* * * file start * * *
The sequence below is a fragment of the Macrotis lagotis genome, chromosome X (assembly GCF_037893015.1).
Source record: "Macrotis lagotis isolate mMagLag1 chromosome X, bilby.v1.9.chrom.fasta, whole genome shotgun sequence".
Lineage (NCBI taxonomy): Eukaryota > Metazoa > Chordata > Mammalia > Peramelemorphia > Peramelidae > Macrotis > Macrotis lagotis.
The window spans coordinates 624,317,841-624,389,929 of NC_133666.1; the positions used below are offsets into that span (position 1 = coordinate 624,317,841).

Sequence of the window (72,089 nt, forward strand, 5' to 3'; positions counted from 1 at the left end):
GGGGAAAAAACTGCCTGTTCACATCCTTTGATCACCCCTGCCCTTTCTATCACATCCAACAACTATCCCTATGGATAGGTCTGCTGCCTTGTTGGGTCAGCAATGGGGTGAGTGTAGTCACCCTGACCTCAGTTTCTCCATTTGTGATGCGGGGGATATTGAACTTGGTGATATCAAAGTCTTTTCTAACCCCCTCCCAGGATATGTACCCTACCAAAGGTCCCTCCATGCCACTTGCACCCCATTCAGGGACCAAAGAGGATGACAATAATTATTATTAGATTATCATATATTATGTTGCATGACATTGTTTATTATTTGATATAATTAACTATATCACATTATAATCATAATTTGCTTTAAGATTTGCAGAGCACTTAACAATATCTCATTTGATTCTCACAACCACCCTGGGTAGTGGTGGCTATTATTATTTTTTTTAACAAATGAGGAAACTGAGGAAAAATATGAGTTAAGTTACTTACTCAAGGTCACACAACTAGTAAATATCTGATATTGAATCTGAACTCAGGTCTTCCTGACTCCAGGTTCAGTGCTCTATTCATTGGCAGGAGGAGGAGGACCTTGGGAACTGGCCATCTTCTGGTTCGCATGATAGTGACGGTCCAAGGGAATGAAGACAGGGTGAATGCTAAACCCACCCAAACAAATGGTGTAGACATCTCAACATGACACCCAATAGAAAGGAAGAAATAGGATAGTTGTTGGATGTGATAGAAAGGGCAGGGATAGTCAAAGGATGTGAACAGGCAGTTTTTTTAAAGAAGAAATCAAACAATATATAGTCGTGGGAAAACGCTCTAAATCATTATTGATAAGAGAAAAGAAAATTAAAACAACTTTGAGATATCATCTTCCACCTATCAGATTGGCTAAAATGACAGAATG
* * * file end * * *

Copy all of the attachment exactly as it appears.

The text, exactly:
The sequence below is a fragment of the Macrotis lagotis genome, chromosome X (assembly GCF_037893015.1).
Source record: "Macrotis lagotis isolate mMagLag1 chromosome X, bilby.v1.9.chrom.fasta, whole genome shotgun sequence".
Lineage (NCBI taxonomy): Eukaryota > Metazoa > Chordata > Mammalia > Peramelemorphia > Peramelidae > Macrotis > Macrotis lagotis.
The window spans coordinates 624,317,841-624,389,929 of NC_133666.1; the positions used below are offsets into that span (position 1 = coordinate 624,317,841).

Sequence of the window (72,089 nt, forward strand, 5' to 3'; positions counted from 1 at the left end):
GGGGAAAAAACTGCCTGTTCACATCCTTTGATCACCCCTGCCCTTTCTATCACATCCAACAACTATCCCTATGGATAGGTCTGCTGCCTTGTTGGGTCAGCAATGGGGTGAGTGTAGTCACCCTGACCTCAGTTTCTCCATTTGTGATGCGGGGGATATTGAACTTGGTGATATCAAAGTCTTTTCTAACCCCCTCCCAGGATATGTACCCTACCAAAGGTCCCTCCATGCCACTTGCACCCCATTCAGGGACCAAAGAGGATGACAATAATTATTATTAGATTATCATATATTATGTTGCATGACATTGTTTATTATTTGATATAATTAACTATATCACATTATAATCATAATTTGCTTTAAGATTTGCAGAGCACTTAACAATATCTCATTTGATTCTCACAACCACCCTGGGTAGTGGTGGCTATTATTATTTTTTTTAACAAATGAGGAAACTGAGGAAAAATATGAGTTAAGTTACTTACTCAAGGTCACACAACTAGTAAATATCTGATATTGAATCTGAACTCAGGTCTTCCTGACTCCAGGTTCAGTGCTCTATTCATTGGCAGGAGGAGGAGGACCTTGGGAACTGGCCATCTTCTGGTTCGCATGATAGTGACGGTCCAAGGGAATGAAGACAGGGTGAATGCTAAACCCACCCAAACAAATGGTGTAGACATCTCAACATGACACCCAATAGAAAGGAAGAAATAGGATAGTTGTTGGATGTGATAGAAAGGGCAGGGATAGTCAAAGGATGTGAACAGGCAGTTTTTTTAAAGAAGAAATCAAACAATATATAGTCGTGGGAAAACGCTCTAAATCATTATTGATAAGAGAAAAGAAAATTAAAACAACTTTGAGATATCATCTTCCACCTATCAGATTGGCTAAAATGACAGAATG